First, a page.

It’s been nearly eight years since the last significant tropical system (Ike) impacted the greater Houston region. So understandably, when NOAA’s National Hurricane Center began tracking the tropical wave that became Hurricane Earl, the region became a little jumpy. Was it, after a record-breaking “hurricane drought” in the Gulf of Mexico, our turn again?
In the end, Earl came nowhere near Houston, instead making landfall as a Category 1 hurricane in Belize. Nevertheless we thought it worth discussing the factors that control the path a hurricane takes, so that the next time a system threatens the Gulf of Mexico we’ll all have a little more knowledge, and perhaps be less susceptible to any hype.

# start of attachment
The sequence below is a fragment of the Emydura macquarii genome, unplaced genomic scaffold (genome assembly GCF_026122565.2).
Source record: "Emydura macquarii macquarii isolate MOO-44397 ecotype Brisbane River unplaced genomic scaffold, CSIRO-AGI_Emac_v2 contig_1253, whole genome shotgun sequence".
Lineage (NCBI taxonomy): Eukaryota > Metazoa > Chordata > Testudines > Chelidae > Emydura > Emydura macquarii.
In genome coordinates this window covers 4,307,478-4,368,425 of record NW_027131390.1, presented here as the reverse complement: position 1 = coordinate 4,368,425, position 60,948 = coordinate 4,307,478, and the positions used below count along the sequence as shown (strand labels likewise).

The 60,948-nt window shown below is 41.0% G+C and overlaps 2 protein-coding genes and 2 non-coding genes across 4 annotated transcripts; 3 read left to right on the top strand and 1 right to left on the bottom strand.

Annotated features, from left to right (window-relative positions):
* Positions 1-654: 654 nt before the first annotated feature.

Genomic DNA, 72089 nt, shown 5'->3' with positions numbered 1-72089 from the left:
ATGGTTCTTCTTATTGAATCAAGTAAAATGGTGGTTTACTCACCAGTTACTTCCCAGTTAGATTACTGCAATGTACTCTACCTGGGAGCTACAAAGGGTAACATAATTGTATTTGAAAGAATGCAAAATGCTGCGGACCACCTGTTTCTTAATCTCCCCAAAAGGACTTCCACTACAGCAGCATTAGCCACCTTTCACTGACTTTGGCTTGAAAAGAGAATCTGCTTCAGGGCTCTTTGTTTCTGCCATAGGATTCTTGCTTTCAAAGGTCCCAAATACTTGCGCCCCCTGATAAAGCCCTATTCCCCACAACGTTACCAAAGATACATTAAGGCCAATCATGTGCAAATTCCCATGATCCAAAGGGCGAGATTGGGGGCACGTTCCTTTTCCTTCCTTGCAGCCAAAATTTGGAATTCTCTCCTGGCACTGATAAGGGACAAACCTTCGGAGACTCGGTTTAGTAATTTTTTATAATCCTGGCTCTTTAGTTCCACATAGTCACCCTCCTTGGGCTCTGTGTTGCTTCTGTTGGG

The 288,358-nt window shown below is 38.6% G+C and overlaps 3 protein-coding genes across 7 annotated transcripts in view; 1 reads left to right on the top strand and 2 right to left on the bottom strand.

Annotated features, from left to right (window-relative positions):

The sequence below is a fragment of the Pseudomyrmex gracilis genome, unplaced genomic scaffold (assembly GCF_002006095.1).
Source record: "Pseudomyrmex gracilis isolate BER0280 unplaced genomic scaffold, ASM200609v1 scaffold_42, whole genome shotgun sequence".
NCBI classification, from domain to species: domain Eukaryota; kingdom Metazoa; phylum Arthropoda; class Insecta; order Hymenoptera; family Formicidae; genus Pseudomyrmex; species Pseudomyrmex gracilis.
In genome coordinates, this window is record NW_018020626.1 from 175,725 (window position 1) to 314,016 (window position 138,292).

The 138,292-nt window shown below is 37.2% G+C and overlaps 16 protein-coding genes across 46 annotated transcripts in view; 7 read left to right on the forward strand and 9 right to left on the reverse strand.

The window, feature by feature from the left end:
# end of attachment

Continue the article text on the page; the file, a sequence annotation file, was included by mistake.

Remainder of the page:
The graphic above is a version of the one we’re all familiar with—it shows the location of then Tropical Storm Earl at the time of the advisory, its projected track and intensity, the forecast cone, and any watches or warnings. Arguably, the most important information in this graphic is the track of the storm, because it (obviously) tells us where the storm is headed, and who will be potentially impacted.
What controls where a hurricane goes?
There are two main forces that control where a hurricane goes—the environment, and something called “beta drift”. The environment around a hurricane is the main force behind the direction the storm goes, “steering” it in one direction or another. The primary environmental steering for storms that form in the deep Atlantic tropics—these are the systems that move off Africa and spin into tropical lows—consists of the east-to-west moving trade winds, which drive storms across the Atlantic and toward the Caribbean and the Gulf of Mexico.